Skip to main content
Article thumbnail
Location of Repository

Collaborative learning: a connected community approach

By JM Rae, CA Roberts and GD Taylor


Collaborative Learning in group settings currently occurs across a substantial portion of the UK Higher Education curriculum. This style of learning has many roots including: Enterprise in Higher Education, Action Learning and Action Research, Problem Based Learning, and Practice Based Learning. As such our focus on Collaborative Learning development can be viewed as an evolutionary. This collaborative and active group learning provides the foundation for what can be collectively called connectivist ‘Learning Communities’. In this setting a primary feature of a ‘Learning Community’ is one that carries a responsibility to promote one another’s learning.\ud \ud This paper will outline a developmental collaborative learning approach and describe a supporting software environment, known as the Salford Personal Development Environment (SPDE), that has been developed and implemented to assist in delivering collaborative learning for post graduate and other provision. This is done against a background of much research evidence that group based activity can enhance learning. These findings cover many approaches to group based learning and over a significant period of time.\ud \ud This paper reports on work-in-progress and the features of the environment that are designed to help promote individual and group or community learning that have been influenced by the broad base of research findings in this area

Topics: LB, LB2300, other
Publisher: Informing Science Institute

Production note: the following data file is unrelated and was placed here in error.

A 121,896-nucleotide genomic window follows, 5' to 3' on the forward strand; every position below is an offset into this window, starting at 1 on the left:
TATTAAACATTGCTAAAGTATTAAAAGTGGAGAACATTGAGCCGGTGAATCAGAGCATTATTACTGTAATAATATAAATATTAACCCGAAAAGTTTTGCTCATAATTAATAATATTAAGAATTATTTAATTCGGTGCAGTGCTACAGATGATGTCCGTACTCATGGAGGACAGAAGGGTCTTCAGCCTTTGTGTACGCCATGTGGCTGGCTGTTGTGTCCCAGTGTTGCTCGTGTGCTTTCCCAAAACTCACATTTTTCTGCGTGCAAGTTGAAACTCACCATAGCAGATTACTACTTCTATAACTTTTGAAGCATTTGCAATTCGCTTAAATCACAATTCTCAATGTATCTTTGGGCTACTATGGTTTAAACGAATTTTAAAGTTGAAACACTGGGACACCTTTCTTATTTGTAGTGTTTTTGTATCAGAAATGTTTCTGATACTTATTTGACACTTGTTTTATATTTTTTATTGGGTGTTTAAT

OAI identifier:

Suggested articles


  1. (2003). A review of web-based collaborative learning: Factors beyond technology.
  2. (2005). Alienation in the learning environment.
  3. (2003). Challenging cultures? Student conceptions of `belonging’ and `isolation’ at a post-1992 university.
  4. (1995). Collaborative learning enhances critical thinking.
  5. (1970). Collaborative learning.
  6. (2004). Connectivism: A learning theory for the digital age. Retrieved
  7. (2003). E-learning in the 21st century: A framework for research and practice. London &
  8. (1990). Reflective practice: A new agenda for education.
  9. (1970). Second thoughts on paradigms. The structure of scientific revolutions (2nd ed.). Chicago:
  10. (1990). The Harvard assessment seminars (First report).
  11. (1983). The reflective practitioner. Basic Books.
  12. (1962). The voice of poetry in the conversation of mankind. Rationalism in politics.
  13. (2001). VE or VLE Don't forget the L! Teaching and Learning Support Unit,
  14. (1993). What matters in college? Four critical years revisited.
  15. (1973). Youth: Transition to adulthood. Report of the Panel on Youth of the President’s Science Advisory Committee,

To submit an update or takedown request for this paper, please submit an Update/Correction/Removal Request.